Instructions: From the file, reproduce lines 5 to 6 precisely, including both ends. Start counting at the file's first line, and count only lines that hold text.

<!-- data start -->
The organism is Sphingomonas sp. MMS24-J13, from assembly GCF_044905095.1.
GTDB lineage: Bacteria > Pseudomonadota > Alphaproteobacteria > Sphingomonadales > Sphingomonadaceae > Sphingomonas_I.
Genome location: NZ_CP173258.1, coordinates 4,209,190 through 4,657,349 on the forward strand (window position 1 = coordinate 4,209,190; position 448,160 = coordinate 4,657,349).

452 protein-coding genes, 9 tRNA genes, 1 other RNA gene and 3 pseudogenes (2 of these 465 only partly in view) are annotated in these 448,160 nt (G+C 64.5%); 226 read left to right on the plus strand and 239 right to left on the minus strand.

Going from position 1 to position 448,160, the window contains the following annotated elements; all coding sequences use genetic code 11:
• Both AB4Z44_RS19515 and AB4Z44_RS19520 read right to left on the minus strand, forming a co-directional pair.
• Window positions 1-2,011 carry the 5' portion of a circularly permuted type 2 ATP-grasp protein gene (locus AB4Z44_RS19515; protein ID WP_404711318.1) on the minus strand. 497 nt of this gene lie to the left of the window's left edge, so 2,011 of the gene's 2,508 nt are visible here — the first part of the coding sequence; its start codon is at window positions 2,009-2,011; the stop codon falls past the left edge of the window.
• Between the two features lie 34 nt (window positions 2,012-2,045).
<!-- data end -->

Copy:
Going from position 1 to position 448,160, the window contains the following annotated elements; all coding sequences use genetic code 11:
• Both AB4Z44_RS19515 and AB4Z44_RS19520 read right to left on the minus strand, forming a co-directional pair.